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New Mexico State University

New Mexico State University

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NMSU Offers Parenting Classes in Albuquerque and Northern Counties

ALBUQUERQUE - Yvonne Gallegos, 56, thought her parenting days were over 15 years ago, but in 2002 life turned upside down after her daughter moved back home with her children to escape domestic violence.

Amie Green, una educadora con el programa universitario "Fortaleciendo a las Familias", enseña técnicas positivas para criar a los niños a padres que asistan a una clase en el centro comunitario del Departamento de Salud de Nuevo México en el noreste de Albuquerque. De izquierda, observan Monica Justice, Michelle Neubauer y Deiandra Cole. (02/27/2004) (NMSU Agricultural Communications Photo by J. Victor Espinoza)

"The kids were always fighting--yelling and screaming at each other--and teachers were calling to say they were disruptive in class," Gallegos said. "There were communication problems between my daughter and me, and we weren't addressing the children's problems."

Last fall, mother, daughter and two grandchildren joined a parenting class in Albuquerque offered by New Mexico State University's Cooperative Extension Service. Three months later, home life is peaceful again.

"My daughter and I understand the kids much better now, and we work together to meet their needs," Gallegos said. "There are less tantrums and fewer calls from school. We all get along a whole lot better."

The class is part of NMSU's Strengthening Families Initiative, a nationally recognized program that teaches parents healthy ways to raise children while encouraging them to take better care of themselves and their kids.

"We help people learn to be better parents by teaching positive nurturing skills," said Charolette Collins, program coordinator for northern New Mexico. "So many parents desperately need this kind of program."

The classes began in 1999 in Doña Ana County with federal and state funding, but last year they spread statewide thanks to a $1.4 million grant from the New Mexico Human Services Department. Nearly 125 parents are currently enrolled in 11 classes in Bernalillo, Valencia, Torrance, Cibola and Sandoval counties, Collins said.

Classes are free and open to anyone in a parenting role, including single parents, expectant parents, teen parents, grandparents and other care-giving relatives. However, program coordinators particularly reach out to high-risk parents, such as incarcerated mothers and fathers, teen parents and parents referred by social services, Collins said.

"Most people who have really serious parenting issues were raised the same way they're now raising their kids, so we want to break the cycle of abusive or neglectful parenting," Collins said. "When children aren't nurtured well it can cause developmental delays, learning difficulties, poor social skills and other problems. Our goal is to teach parents positive nurturing alternatives."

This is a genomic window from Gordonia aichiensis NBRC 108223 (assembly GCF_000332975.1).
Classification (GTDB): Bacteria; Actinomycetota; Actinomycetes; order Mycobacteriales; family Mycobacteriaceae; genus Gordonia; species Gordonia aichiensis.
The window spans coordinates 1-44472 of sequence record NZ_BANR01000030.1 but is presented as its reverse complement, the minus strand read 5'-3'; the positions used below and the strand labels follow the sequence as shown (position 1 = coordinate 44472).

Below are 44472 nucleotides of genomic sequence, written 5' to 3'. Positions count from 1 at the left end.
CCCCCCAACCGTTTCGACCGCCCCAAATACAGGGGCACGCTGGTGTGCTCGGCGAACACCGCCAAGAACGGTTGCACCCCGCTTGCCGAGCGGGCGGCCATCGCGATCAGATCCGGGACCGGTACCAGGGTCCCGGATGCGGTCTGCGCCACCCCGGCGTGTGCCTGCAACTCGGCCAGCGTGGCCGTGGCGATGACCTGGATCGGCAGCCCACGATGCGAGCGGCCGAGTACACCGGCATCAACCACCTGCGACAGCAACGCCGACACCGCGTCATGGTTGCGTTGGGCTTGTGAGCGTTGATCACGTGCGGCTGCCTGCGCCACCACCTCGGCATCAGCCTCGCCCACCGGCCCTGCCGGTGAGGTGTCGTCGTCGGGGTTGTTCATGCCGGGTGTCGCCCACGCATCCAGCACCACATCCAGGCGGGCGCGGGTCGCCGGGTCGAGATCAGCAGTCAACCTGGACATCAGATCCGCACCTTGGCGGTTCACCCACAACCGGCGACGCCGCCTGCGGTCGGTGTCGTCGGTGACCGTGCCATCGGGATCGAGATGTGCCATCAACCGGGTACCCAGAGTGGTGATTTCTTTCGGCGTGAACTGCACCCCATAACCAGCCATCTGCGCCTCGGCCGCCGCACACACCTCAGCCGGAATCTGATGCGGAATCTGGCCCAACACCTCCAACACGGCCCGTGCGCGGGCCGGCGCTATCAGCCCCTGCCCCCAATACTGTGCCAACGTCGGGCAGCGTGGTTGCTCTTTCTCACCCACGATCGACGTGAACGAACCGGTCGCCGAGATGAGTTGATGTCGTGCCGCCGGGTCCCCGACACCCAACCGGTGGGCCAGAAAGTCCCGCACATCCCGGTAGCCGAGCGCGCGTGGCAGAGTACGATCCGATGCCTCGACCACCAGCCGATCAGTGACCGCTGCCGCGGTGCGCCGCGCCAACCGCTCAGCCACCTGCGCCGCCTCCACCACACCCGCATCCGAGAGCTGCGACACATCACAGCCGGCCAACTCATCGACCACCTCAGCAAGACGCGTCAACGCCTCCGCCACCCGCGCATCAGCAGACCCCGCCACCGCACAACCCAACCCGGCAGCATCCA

Classes run for six months and usually include 10 to 15 parents. The group meets weekly for two-and-one-half hours.

"It's a sharing experience, like a support group," said Gallegos, who learned to set goals and routines for her grandchildren. "Before, they wanted to watch TV at bedtime, and they delayed going to school in the morning, but now we make sure to do the same things each day. The routines make things calmer and less scattered, and the kids are much more cooperative."

When the kids fight, Gallegos and her daughter each take one child aside to talk about their feelings and how to communicate better, Gallegos said.

In class, parents learn to nurture themselves as well as their children, said parent educator Amie Green.

"Adults need to take care of their own needs," Green said. "By nurturing themselves, they become better parents."

The first half of each class focuses on parents' issues, such as handling stress and anger, communication skills, healthy relationships and substance abuse. Educators also review life skills, such as goal setting and money management, and nutrition issues such as food safety, stretching food dollars and healthy eating.

The second half focuses on nurturing children, including information about child development, positive discipline techniques, family rules and establishing routines.

"We help parents develop reasonable expectations of their children," Green said.

While the parents meet, the children participate in a separate class. "They learn about feelings and getting along with others," said Luis Soto, who works with children. "We provide educational games, and we do role playing with the older children. The goal is to work with the entire family."

At the end of each class, children and adults come together for family nurturing time, which includes a healthy snack and a fun parent-child activity.

After attending two classes, Michelle Neubauer said she's learning to spend more quality time with her daughter and son. "When we get home at night now I talk with them about the day's activities, or I read with them instead of me just getting on the computer and them doing something by themselves," Neubauer said.

Caroline Enos said she's learning to avoid the mistakes her parents made. "My parents were not the best parents, and I don't want to repeat the things they did with my daughter," Enos said. "I want to be the best parent I can be using positive parenting skills."

Gisela Perez, a mother of two from Chihuahua, Mexico, said the program fills a void. "Nobody teaches us how to be parents, we just do the best we can," Perez said. "But I want to be the best mother I can be, and this class helps a lot."

Classes are available in English and Spanish. For more information, call Collins at (505) 332-3765.